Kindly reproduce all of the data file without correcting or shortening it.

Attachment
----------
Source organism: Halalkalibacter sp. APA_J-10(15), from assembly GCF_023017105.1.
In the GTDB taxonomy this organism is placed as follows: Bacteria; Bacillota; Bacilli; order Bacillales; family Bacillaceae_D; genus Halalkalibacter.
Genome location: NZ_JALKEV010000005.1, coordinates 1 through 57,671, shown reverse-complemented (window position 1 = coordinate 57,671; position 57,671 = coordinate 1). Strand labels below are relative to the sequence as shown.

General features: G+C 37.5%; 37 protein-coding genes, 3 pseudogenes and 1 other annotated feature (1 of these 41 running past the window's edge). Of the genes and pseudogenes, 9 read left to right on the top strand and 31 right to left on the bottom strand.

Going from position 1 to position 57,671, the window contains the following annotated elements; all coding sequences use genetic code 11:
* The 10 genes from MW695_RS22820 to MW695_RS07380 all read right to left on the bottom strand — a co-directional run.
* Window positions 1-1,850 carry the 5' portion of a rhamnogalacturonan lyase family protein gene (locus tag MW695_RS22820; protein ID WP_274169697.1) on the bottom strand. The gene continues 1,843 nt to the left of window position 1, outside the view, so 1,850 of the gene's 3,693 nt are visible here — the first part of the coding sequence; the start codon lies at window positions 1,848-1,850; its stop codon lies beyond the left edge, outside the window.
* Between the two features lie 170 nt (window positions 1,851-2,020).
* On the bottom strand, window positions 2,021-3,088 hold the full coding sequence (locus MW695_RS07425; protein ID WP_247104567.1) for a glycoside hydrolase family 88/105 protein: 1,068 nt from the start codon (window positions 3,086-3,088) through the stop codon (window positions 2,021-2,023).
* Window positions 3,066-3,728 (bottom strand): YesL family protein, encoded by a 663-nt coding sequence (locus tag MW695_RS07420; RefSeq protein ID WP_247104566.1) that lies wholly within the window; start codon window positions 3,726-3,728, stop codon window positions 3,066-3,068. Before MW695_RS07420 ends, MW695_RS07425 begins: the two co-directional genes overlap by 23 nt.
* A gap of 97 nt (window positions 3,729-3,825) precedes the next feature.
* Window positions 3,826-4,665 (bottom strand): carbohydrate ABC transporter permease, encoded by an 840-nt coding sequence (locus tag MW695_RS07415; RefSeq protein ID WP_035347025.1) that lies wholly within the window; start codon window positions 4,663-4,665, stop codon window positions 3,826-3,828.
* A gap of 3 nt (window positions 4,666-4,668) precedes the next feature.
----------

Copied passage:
Source organism: Halalkalibacter sp. APA_J-10(15), from assembly GCF_023017105.1.
In the GTDB taxonomy this organism is placed as follows: Bacteria; Bacillota; Bacilli; order Bacillales; family Bacillaceae_D; genus Halalkalibacter.
Genome location: NZ_JALKEV010000005.1, coordinates 1 through 57,671, shown reverse-complemented (window position 1 = coordinate 57,671; position 57,671 = coordinate 1). Strand labels below are relative to the sequence as shown.

General features: G+C 37.5%; 37 protein-coding genes, 3 pseudogenes and 1 other annotated feature (1 of these 41 running past the window's edge). Of the genes and pseudogenes, 9 read left to right on the top strand and 31 right to left on the bottom strand.

Going from position 1 to position 57,671, the window contains the following annotated elements; all coding sequences use genetic code 11:
* The 10 genes from MW695_RS22820 to MW695_RS07380 all read right to left on the bottom strand — a co-directional run.
* Window positions 1-1,850 carry the 5' portion of a rhamnogalacturonan lyase family protein gene (locus tag MW695_RS22820; protein ID WP_274169697.1) on the bottom strand. The gene continues 1,843 nt to the left of window position 1, outside the view, so 1,850 of the gene's 3,693 nt are visible here — the first part of the coding sequence; the start codon lies at window positions 1,848-1,850; its stop codon lies beyond the left edge, outside the window.
* Between the two features lie 170 nt (window positions 1,851-2,020).
* On the bottom strand, window positions 2,021-3,088 hold the full coding sequence (locus MW695_RS07425; protein ID WP_247104567.1) for a glycoside hydrolase family 88/105 protein: 1,068 nt from the start codon (window positions 3,086-3,088) through the stop codon (window positions 2,021-2,023).
* Window positions 3,066-3,728 (bottom strand): YesL family protein, encoded by a 663-nt coding sequence (locus tag MW695_RS07420; RefSeq protein ID WP_247104566.1) that lies wholly within the window; start codon window positions 3,726-3,728, stop codon window positions 3,066-3,068. Before MW695_RS07420 ends, MW695_RS07425 begins: the two co-directional genes overlap by 23 nt.
* A gap of 97 nt (window positions 3,729-3,825) precedes the next feature.
* Window positions 3,826-4,665 (bottom strand): carbohydrate ABC transporter permease, encoded by an 840-nt coding sequence (locus tag MW695_RS07415; RefSeq protein ID WP_035347025.1) that lies wholly within the window; start codon window positions 4,663-4,665, stop codon window positions 3,826-3,828.
* A gap of 3 nt (window positions 4,666-4,668) precedes the next feature.